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Saturday, November 28, 2009


City targets ex-NBA star for 'slum' housing


City targets ex-NBA star for 'slum' housing

Walker 'humbly apologizes' for 'failings of my company'

A 'hulking public nuisance'

Mold, lack of heat and buckling floors forced tenants to abandon this building at 6854 S. Cornell Ave., another property that until recently was owned by Walker's company. (Tribune photo by Zbigniew Bzdak / November 19, 2009)


LINK TO IMAGES,0,5107529.photogallery


Antonio Olivo

Tribune reporter

November 29, 2009

The Prairie Avenue apartment building -- described by the city as a slum nuisance -- sits a short drive from where Antoine Walker once dominated basketball games, a prodigy at Mount Carmel High School on his way to escaping South Side poverty to become a fabulously wealthy NBA star.

At one point, bricks fell off the building's facade, a hazard that went unfixed for months, city records show. Before that, a broken sewer pipe filled the basement with feces, toilet paper and other debris, creating an odor that forced families to move their children out.

The angry tenants don't know Walker, 33, who reportedly earned $110 million during a 13-year pro career that included winning an NBA championship ring. But the 6-foot-9 former all-star -- known for a partying lifestyle that stretches from the golf course to the velvet-rope club -- plays a big role in their lives.

His company owns the building.

Amid a pile of financial troubles and legal actions capped off earlier this year with his arrest in Nevada for nearly $1 million in bad gambling debts, Walker is being pursued by city officials, bank attorneys and tenants' lawyers for housing problems that have resulted in what the city says are public hazards.

Real estate investment companies that list Walker as an investor or principal -- Walker Ventures LLC and AW Realty LLC -- are the target of more than a dozen lawsuits alleging poor management of numerous properties, unpaid debts and damages caused by shoddy repair work. In one case last month, the city won $950,000 in court-ordered fines against Walker Ventures.

Speaking to the Tribune Friday by telephone, Walker appeared contrite about the problems, blaming them on the bad economy, "a lot of financial mistakes throughout my career," and putting trust in other people. "I would like to humbly apologize to everyone who has been affected by the failings of my company," Walker said. "It was never intended to present [tenants with] unacceptable living conditions."

In an era of celebrity scandal and richly rewarded fame, it's not unheard of for a multimillionaire athlete to suddenly turn up with financial problems. But as Walker carved a path of luxurious living from Chicago to Miami to Las Vegas, running up millions of dollars in debts to banks, casinos and at least one agent, the company bearing his name was leaving scars on the poor, urban landscape of his youth.

On Cornell Avenue, a 13-unit building developed a mold problem so bad that a 7-month-old boy repeatedly woke up coughing, a tenant lawsuit says. The toxic fumes and a lack of heat drove all the tenants to abandon the building, which the city declared "a hulking public nuisance" before Walker Ventures eventually lost it in a bank foreclosure.

On Minerva Avenue, another Walker Ventures building suffers from spotty electricity and a mouse and roach infestation that resulted in its failing several inspections tied to federal rent subsidies, government records show. Shoddy conditions and a problem with squatters drove most tenants away, and this month a team of city inspectors and police found several code violations, city officials said.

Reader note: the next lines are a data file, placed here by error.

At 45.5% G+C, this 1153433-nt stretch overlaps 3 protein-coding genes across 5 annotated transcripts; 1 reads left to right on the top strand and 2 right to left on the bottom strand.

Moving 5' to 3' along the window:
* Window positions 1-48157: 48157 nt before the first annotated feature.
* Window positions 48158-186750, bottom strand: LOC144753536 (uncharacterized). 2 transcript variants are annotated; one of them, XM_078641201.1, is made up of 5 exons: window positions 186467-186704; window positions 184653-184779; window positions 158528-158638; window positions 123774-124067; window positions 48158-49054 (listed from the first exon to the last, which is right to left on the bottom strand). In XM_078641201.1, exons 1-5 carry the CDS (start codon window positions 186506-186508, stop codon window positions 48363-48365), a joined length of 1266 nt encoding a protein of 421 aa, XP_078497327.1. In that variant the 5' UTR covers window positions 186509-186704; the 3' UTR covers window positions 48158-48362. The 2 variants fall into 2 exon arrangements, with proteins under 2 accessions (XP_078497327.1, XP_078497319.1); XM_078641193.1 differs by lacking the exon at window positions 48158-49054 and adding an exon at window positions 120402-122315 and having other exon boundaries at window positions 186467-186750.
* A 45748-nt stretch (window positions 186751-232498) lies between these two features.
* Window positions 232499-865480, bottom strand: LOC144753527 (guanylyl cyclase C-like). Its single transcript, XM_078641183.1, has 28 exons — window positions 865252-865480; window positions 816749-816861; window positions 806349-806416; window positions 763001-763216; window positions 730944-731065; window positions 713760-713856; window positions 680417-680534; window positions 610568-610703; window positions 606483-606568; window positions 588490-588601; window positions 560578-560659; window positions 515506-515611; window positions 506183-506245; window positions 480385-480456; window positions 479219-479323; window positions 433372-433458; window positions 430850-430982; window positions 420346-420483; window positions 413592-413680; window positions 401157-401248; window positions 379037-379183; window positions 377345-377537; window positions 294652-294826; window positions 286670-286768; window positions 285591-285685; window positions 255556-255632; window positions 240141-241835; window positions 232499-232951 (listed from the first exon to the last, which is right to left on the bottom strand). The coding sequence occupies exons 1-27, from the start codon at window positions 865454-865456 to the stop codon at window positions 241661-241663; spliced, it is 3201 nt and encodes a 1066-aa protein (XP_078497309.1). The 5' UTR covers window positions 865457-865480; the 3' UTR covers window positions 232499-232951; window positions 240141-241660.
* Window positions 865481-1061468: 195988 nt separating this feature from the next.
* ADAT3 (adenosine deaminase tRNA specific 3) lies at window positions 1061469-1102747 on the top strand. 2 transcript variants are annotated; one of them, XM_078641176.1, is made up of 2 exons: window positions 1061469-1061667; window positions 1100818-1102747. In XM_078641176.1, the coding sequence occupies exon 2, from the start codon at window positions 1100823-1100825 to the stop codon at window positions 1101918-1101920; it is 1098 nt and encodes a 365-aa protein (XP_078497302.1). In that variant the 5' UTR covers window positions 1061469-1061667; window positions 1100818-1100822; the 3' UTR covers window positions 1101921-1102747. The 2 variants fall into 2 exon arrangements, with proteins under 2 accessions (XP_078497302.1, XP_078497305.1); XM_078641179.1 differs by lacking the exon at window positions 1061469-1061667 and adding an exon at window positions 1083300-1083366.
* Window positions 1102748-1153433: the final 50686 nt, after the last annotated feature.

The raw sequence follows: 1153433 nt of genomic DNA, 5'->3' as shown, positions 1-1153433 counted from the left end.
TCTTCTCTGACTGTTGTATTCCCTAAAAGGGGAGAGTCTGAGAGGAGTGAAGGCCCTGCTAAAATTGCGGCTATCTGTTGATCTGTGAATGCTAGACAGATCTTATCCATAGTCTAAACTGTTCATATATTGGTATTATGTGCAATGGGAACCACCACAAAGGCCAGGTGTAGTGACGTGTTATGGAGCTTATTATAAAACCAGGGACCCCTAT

In Country Club Hills, raw sewage leaked from bad pipes inside a condominium owned by Walker's AW Realty and managed by his mother, Diane Walker, according to a Cook County lawsuit that described how the leak destroyed the unit below.

Many of the tenants were surprised to learn that their problems traced back to a former NBA star.

"This is your property and you're supposed to be somebody?" demanded Kywanna Leftridge, 29, who lost most of her belongings and had to move temporarily into a homeless shelter with her son, 13, after her apartment in the Prairie Avenue building flooded. "It was horrible."

Steven McKenzie, an assistant city corporation counsel, said that a number of foreclosed and now-abandoned properties have grown into neighborhood nuisances. One of the examples he cited was the Cornell Avenue building, which leaked natural gas in the vestibule as squatters were smoking upstairs, a fire hazard documented in court records.

Known as affable and media friendly, Walker has been elusive when it comes to many of the property accusations. The tenants haven't seen him, and lawyers have been unable to find him to serve papers. McKenzie did extensive research, pulling records available only to law enforcement, to make sure the former NBA player was the same Antoine Walker behind the real estate company.

The former star for the Boston Celtics, Dallas Mavericks and Miami Heat -- who has not signed with another team this year -- talked to the Tribune Friday from Chicago in a telephone interview arranged by his publicist in New York. Before that, he had not returned repeated messages left by the Tribune with his attorneys, family and friends.

In Tinley Park, Walker's mother, Diane, struck a tired air of defiance this month at the door of the $2.5 million mansion the ballplayer bought her. In the brick driveway, engraved with a large "W," sat four luxury cars.

Diane Walker defended her son, noting how he has counseled troubled teens and helped others pay for college through his charitable Eight Foundation. "Talk about the goodness of his heart and what he's done," she said.